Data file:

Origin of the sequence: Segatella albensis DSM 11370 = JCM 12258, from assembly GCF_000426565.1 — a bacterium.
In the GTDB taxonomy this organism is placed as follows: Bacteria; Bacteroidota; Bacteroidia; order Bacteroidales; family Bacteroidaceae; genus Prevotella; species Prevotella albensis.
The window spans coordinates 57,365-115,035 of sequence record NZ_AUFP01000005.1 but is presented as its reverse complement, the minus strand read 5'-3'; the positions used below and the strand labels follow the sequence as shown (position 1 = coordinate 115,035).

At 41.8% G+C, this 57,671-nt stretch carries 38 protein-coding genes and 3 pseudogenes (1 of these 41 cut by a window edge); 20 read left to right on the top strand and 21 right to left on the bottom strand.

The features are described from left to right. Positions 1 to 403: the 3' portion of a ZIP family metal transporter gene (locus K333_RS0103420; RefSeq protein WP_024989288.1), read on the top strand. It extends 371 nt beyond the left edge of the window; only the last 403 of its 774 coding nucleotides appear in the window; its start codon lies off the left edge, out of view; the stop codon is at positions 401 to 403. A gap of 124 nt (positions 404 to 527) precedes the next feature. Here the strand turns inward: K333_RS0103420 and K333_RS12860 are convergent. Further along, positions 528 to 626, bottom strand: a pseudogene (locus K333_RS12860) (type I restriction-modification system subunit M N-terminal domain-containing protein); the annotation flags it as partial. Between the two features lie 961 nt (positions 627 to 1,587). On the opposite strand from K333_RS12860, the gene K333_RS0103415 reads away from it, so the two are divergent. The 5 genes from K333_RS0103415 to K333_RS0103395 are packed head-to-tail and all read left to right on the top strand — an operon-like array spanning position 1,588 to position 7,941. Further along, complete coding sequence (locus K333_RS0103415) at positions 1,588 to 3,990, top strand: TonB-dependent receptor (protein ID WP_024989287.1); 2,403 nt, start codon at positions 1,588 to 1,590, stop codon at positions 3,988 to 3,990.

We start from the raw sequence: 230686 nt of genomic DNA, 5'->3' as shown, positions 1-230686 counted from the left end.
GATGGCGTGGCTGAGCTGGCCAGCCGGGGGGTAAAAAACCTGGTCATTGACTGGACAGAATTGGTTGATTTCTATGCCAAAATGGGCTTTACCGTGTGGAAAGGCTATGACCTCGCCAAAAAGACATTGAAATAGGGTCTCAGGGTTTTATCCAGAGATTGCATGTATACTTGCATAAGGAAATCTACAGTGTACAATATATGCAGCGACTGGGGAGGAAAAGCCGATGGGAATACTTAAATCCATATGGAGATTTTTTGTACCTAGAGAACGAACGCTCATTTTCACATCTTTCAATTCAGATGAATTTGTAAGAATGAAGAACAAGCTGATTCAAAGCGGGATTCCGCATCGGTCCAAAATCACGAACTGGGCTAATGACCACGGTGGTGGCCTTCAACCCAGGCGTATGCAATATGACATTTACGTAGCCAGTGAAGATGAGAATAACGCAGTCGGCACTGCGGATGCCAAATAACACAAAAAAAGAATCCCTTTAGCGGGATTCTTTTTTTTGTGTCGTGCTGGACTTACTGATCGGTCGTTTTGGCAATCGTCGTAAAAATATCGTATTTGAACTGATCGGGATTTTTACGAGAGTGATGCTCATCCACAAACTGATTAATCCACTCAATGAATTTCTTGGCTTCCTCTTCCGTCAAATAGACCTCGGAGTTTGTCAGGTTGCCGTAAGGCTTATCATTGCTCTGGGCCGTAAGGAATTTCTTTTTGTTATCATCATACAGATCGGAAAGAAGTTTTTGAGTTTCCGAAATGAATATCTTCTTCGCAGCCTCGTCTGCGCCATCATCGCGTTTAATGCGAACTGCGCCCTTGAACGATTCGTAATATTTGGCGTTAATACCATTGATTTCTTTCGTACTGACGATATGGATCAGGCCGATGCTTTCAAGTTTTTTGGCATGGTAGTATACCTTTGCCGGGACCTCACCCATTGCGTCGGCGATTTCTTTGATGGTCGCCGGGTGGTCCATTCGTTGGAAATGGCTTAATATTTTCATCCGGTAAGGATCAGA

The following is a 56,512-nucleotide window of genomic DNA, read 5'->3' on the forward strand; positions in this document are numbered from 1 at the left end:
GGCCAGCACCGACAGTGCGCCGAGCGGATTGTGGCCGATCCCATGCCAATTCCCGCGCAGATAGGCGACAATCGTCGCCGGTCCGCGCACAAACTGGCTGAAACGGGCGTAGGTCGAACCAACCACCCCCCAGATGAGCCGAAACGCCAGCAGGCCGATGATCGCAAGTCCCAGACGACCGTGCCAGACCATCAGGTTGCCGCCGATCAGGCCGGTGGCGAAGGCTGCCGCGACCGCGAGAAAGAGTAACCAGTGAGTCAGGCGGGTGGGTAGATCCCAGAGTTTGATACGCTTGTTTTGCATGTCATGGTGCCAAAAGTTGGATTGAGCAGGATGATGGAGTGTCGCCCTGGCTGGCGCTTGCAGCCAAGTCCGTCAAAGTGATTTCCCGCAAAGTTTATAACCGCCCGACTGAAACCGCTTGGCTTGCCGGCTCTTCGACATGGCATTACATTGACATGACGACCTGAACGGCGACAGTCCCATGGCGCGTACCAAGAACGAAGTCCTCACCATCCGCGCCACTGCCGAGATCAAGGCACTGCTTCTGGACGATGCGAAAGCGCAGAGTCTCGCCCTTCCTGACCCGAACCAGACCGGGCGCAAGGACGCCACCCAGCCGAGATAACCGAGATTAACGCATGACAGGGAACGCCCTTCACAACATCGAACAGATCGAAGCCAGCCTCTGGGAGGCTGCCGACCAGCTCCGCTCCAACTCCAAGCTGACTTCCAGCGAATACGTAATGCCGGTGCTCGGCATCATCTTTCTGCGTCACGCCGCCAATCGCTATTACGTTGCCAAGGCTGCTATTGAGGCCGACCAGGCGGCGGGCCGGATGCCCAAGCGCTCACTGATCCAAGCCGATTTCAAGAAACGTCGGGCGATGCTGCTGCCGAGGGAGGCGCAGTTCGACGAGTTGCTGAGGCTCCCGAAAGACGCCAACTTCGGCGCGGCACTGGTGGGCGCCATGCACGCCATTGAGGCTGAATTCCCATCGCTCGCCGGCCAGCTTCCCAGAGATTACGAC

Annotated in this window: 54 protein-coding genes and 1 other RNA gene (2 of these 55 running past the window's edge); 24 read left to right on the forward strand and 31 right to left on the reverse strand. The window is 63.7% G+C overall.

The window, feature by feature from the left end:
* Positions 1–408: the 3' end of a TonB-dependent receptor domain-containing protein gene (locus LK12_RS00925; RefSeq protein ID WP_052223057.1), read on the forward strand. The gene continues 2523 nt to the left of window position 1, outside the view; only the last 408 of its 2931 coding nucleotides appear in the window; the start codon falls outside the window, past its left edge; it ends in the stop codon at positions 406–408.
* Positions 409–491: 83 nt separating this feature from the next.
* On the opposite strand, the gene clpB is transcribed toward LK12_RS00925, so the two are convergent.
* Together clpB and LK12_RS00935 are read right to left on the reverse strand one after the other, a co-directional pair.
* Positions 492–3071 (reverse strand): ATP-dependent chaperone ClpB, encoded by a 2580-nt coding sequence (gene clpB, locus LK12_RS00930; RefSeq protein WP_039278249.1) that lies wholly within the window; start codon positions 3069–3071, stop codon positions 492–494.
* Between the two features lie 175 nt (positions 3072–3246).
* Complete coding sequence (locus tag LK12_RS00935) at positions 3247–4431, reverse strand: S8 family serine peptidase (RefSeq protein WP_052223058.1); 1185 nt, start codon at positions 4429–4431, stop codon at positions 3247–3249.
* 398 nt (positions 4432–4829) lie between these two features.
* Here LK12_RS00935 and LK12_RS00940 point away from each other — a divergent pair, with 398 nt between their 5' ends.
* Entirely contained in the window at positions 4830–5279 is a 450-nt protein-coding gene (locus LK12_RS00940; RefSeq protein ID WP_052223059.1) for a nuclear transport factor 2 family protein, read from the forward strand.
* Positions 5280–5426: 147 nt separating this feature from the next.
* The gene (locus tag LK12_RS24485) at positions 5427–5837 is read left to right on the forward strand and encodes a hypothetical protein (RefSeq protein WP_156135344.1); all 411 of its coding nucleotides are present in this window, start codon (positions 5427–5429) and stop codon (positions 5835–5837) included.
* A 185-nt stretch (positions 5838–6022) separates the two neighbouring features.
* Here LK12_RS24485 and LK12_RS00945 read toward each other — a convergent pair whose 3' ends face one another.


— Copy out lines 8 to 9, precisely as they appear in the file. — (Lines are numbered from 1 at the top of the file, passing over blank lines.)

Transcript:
The following is a 56,512-nucleotide window of genomic DNA, read 5'->3' on the forward strand; positions in this document are numbered from 1 at the left end:
GGCCAGCACCGACAGTGCGCCGAGCGGATTGTGGCCGATCCCATGCCAATTCCCGCGCAGATAGGCGACAATCGTCGCCGGTCCGCGCACAAACTGGCTGAAACGGGCGTAGGTCGAACCAACCACCCCCCAGATGAGCCGAAACGCCAGCAGGCCGATGATCGCAAGTCCCAGACGACCGTGCCAGACCATCAGGTTGCCGCCGATCAGGCCGGTGGCGAAGGCTGCCGCGACCGCGAGAAAGAGTAACCAGTGAGTCAGGCGGGTGGGTAGATCCCAGAGTTTGATACGCTTGTTTTGCATGTCATGGTGCCAAAAGTTGGATTGAGCAGGATGATGGAGTGTCGCCCTGGCTGGCGCTTGCAGCCAAGTCCGTCAAAGTGATTTCCCGCAAAGTTTATAACCGCCCGACTGAAACCGCTTGGCTTGCCGGCTCTTCGACATGGCATTACATTGACATGACGACCTGAACGGCGACAGTCCCATGGCGCGTACCAAGAACGAAGTCCTCACCATCCGCGCCACTGCCGAGATCAAGGCACTGCTTCTGGACGATGCGAAAGCGCAGAGTCTCGCCCTTCCTGACCCGAACCAGACCGGGCGCAAGGACGCCACCCAGCCGAGATAACCGAGATTAACGCATGACAGGGAACGCCCTTCACAACATCGAACAGATCGAAGCCAGCCTCTGGGAGGCTGCCGACCAGCTCCGCTCCAACTCCAAGCTGACTTCCAGCGAATACGTAATGCCGGTGCTCGGCATCATCTTTCTGCGTCACGCCGCCAATCGCTATTACGTTGCCAAGGCTGCTATTGAGGCCGACCAGGCGGCGGGCCGGATGCCCAAGCGCTCACTGATCCAAGCCGATTTCAAGAAACGTCGGGCGATGCTGCTGCCGAGGGAGGCGCAGTTCGACGAGTTGCTGAGGCTCCCGAAAGACGCCAACTTCGGCGCGGCACTGGTGGGCGCCATGCACGCCATTGAGGCTGAATTCCCATCGCTCGCCGGCCAGCTTCCCAGAGATTACGAC